Don’t Hide The Madness

Coming out next week ( on Tuesday) – and much anticipated – Don’t Hide The Madness – William S Burroughs in Conversation with Allen Ginsberg., from 1992, a documentary record of the meeting of two great minds.

As Burroughs and Ginsberg biographer, Barry Miles has written – “Steven Taylor’s transcriptions of Billl and Allen’s table talk are so accurate that it’s just like being there with them: Bill restless, changing the subject – Allen doggedly pursuing his point.”

As Steven Taylor eloquently notes in his taut and informative introduction:  “The original impetus of the conversation was to provide the London Observer with material for a brief article to be published concurrent with the European release of David Cronenberg’s Naked Lunch film.” (the film, along with many other subjects, is discussed in the book at length). “Allen took the opportunity to record some sixteen hours of conversation. My job was to transcribe the tapes, with the idea that Allen would go through and edit an excerpt to send to London. My mandate, I knew without having to be told, was to transcribe everything as accurately as possible, for the sake of the “literary history” that was part of Allen’s overall mission..”

“Allen asked me if I would transcribe the tapes of the interview, I agreed. (He) spent March 17-22 in Lawrence  and came back from Lawrence with eleven  90-minute cassette tapes comprising, potentially of sixteen hours of  talk…I spent a couple of weeks working on the transcription and wound up with a single-spaced typescript of some three hundred pages.   A short excerpt from the transcript appeared in The Observer. The same material, somewhat amended, appeared in The Collected Interviews of William Burroughs, edited by Sylvere Lotringer but the bulk of the material (has) remained (hitherto) unpublished….”

until now! – what a cause for joy!  – what a delight, this rambling 300-plus page book of Beat lore and gossip, deep profundities and quotidian ramble.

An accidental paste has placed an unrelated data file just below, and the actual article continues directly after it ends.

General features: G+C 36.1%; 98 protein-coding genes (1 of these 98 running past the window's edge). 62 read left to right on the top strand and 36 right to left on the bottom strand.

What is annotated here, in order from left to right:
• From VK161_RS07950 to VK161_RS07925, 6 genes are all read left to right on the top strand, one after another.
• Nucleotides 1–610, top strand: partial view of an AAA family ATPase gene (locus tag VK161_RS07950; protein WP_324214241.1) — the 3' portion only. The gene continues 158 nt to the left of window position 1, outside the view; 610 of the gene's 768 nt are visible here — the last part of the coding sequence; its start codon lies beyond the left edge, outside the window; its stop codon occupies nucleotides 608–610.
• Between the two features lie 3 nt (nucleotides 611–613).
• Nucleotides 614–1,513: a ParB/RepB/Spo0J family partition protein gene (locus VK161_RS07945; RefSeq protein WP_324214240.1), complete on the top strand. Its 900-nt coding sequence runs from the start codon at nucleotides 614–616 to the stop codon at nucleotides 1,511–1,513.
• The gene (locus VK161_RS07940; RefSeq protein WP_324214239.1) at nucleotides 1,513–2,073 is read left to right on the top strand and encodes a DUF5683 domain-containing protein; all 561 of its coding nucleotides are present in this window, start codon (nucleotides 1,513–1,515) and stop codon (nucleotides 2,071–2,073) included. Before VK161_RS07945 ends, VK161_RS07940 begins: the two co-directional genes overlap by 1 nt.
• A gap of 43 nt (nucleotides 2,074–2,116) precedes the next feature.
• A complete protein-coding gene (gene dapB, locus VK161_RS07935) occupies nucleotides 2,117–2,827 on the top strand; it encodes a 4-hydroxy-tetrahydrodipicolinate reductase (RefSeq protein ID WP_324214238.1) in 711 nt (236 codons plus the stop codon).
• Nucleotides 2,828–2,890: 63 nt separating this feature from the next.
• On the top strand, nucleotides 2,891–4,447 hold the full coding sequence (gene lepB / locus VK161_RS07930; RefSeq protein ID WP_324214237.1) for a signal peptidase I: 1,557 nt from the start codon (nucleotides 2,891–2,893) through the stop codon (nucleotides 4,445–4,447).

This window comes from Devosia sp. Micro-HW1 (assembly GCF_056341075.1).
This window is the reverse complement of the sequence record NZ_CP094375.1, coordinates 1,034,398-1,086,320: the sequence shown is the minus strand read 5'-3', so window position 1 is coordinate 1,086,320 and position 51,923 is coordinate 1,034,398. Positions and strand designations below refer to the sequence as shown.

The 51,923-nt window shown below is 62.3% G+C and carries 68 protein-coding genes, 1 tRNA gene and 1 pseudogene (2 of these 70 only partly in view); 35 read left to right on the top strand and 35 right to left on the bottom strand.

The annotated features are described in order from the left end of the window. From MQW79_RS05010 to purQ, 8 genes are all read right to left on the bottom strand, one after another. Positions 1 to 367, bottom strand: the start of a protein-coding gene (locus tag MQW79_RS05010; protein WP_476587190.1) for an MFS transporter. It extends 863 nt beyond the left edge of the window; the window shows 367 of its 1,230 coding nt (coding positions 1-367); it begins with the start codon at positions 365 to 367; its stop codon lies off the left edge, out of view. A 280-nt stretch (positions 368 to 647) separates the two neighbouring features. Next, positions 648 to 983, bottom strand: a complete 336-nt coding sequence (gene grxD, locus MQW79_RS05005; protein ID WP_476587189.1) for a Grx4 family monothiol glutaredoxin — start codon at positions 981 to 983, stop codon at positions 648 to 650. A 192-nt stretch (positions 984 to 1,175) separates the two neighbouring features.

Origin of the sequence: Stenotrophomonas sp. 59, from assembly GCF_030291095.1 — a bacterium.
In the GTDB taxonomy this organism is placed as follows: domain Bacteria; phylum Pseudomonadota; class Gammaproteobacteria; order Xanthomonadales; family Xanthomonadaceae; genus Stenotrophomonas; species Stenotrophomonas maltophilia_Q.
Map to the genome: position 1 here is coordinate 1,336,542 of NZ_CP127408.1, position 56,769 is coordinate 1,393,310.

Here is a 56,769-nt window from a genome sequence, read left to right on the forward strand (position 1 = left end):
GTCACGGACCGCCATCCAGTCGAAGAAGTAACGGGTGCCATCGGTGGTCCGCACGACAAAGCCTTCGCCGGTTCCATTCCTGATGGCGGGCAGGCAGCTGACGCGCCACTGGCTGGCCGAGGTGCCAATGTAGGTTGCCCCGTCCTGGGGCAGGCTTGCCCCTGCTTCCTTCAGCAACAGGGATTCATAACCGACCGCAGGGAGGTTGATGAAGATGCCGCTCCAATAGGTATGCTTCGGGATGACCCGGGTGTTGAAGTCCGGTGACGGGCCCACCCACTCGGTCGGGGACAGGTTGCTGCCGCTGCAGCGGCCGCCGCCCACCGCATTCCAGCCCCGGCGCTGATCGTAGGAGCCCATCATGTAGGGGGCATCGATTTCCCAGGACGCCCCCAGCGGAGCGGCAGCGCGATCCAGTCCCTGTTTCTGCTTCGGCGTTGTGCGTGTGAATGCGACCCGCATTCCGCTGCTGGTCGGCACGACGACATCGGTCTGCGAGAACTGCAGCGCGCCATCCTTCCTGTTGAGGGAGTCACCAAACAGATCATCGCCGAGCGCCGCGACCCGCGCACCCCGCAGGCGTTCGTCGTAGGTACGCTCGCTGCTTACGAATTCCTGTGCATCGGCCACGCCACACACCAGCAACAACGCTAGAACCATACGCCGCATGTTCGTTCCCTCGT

Allen’s visit coincided with a key moment in William’s life, an exorcism of “the Ugly Spirit” that he still believed was dwelling inside of him, by Navajo shaman Melvin Bestsellie.  The book includes a detailed account of the ritual/ceremony, and, incidentally, a revealing portrait of Bestsellie.

AG: I was surprised I remembered so much. But you know what I didn’t get…I couldn’t remember, did we go around four times?

WSB: Four times, what do you mean?

AG: Remember, He [Bestsellie, the shaman] did four times and four separate sections.

WSB: And I remember I took four puffs of the pipe and..

AG: Remember what you were saying when you wanted to…the moments when you wanted to leave, or when the smoke was so overpowering?

WSB: Well I don’t remember except that I needed air, I needed to get out.

AG: And you finally lay down with your head near the door.

WSB: Yes, I finally lay down near the door and then I felt better…and…you know… I felt I had to stick it out and stay there, I couldn’t break this…when he…putting the coals I felt better. As soon as he was using the coals, and..I immediately felt better.. And I thought, I know that he knows what he’s doing.

…. ….  ….

WSB:  That was something – he had coals in his mouth.

AG: Yes, but I didn’t see it in his mouth, see, Steve (Lowe) did.

WSB: Well, even in his hand?

AG: Did you see them in his hand?

WSB: Well, I don’t know. He, he came and blew on me with a coal, it was very close and I was surprised (and reacted to the) burning.

AG: Did you see him holding it, or was it being held in his palm or…?

WSB: I couldn’t tell.

… … …

And, concerning the experience of it all:

AG: I was wondering if you felt any of the affection.

WSB: The what?

AG: The affection that was directed towards you.

WSB: Oh, yes, yes… His affection…it was very strong…a very good, you know, good (feeling) person.

AG: That’s what I get from Gelek.

WSB: From what?

AG: That’s what I get from Gelek Rimpoche.

WSB: Oh yeah.

AG: That sense of someone who cares for me and is really interested in my welfare. Very compassion…not compassionate, but giving himself to me.

WSB: Yes. A good person. And I felt…it was really tough and I could see that  he was suffering…he was hurt by this spirit. And he says he hadn’t realized the power of this entity, the full, evil, power . And he was, you know, it was almost too much for him.

Speaking of teachers:

WSB: Oh Allen took me to meet Trungpa and he was living in New York in an apartment. And we talked a little, it was kind of not very animated, and he did however remember having met Bruce MacManaway

AG: Right

WSB: That I met in England. So…and later he told Allen he had thought me a man like a stone!

AG: No, no no no no, he said, why’s it….this was after Lucien (Carr) said “fuck you”…

WSB: Yes

AG: …at one of his things. He said “the people you bring are like stones”

WSB: What

AG: Like stones. Hard as stones.

WSB: Who?

AG: The people you bring.

WSB: Oh I thought you said…